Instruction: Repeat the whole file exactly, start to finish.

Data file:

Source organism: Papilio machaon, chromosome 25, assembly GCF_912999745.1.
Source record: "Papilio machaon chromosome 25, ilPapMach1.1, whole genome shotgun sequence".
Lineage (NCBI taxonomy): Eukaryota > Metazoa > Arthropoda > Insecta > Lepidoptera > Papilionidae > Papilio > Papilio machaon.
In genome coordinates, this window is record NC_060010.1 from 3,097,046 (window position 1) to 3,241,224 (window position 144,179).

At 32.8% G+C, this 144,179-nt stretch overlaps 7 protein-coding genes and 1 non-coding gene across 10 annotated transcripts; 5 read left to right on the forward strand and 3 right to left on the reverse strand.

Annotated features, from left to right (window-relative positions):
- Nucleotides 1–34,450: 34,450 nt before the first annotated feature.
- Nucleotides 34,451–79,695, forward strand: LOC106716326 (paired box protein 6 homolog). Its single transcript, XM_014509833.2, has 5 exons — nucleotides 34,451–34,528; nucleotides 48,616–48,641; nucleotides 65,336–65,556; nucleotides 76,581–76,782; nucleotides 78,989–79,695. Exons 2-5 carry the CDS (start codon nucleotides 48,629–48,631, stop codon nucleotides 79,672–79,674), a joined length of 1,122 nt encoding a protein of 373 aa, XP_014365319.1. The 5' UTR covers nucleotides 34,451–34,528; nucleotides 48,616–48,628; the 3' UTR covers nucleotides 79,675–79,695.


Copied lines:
Source organism: Papilio machaon, chromosome 25, assembly GCF_912999745.1.
Source record: "Papilio machaon chromosome 25, ilPapMach1.1, whole genome shotgun sequence".
Lineage (NCBI taxonomy): Eukaryota > Metazoa > Arthropoda > Insecta > Lepidoptera > Papilionidae > Papilio > Papilio machaon.
In genome coordinates, this window is record NC_060010.1 from 3,097,046 (window position 1) to 3,241,224 (window position 144,179).

At 32.8% G+C, this 144,179-nt stretch overlaps 7 protein-coding genes and 1 non-coding gene across 10 annotated transcripts; 5 read left to right on the forward strand and 3 right to left on the reverse strand.

Annotated features, from left to right (window-relative positions):
- Nucleotides 1–34,450: 34,450 nt before the first annotated feature.
- Nucleotides 34,451–79,695, forward strand: LOC106716326 (paired box protein 6 homolog). Its single transcript, XM_014509833.2, has 5 exons — nucleotides 34,451–34,528; nucleotides 48,616–48,641; nucleotides 65,336–65,556; nucleotides 76,581–76,782; nucleotides 78,989–79,695. Exons 2-5 carry the CDS (start codon nucleotides 48,629–48,631, stop codon nucleotides 79,672–79,674), a joined length of 1,122 nt encoding a protein of 373 aa, XP_014365319.1. The 5' UTR covers nucleotides 34,451–34,528; nucleotides 48,616–48,628; the 3' UTR covers nucleotides 79,675–79,695.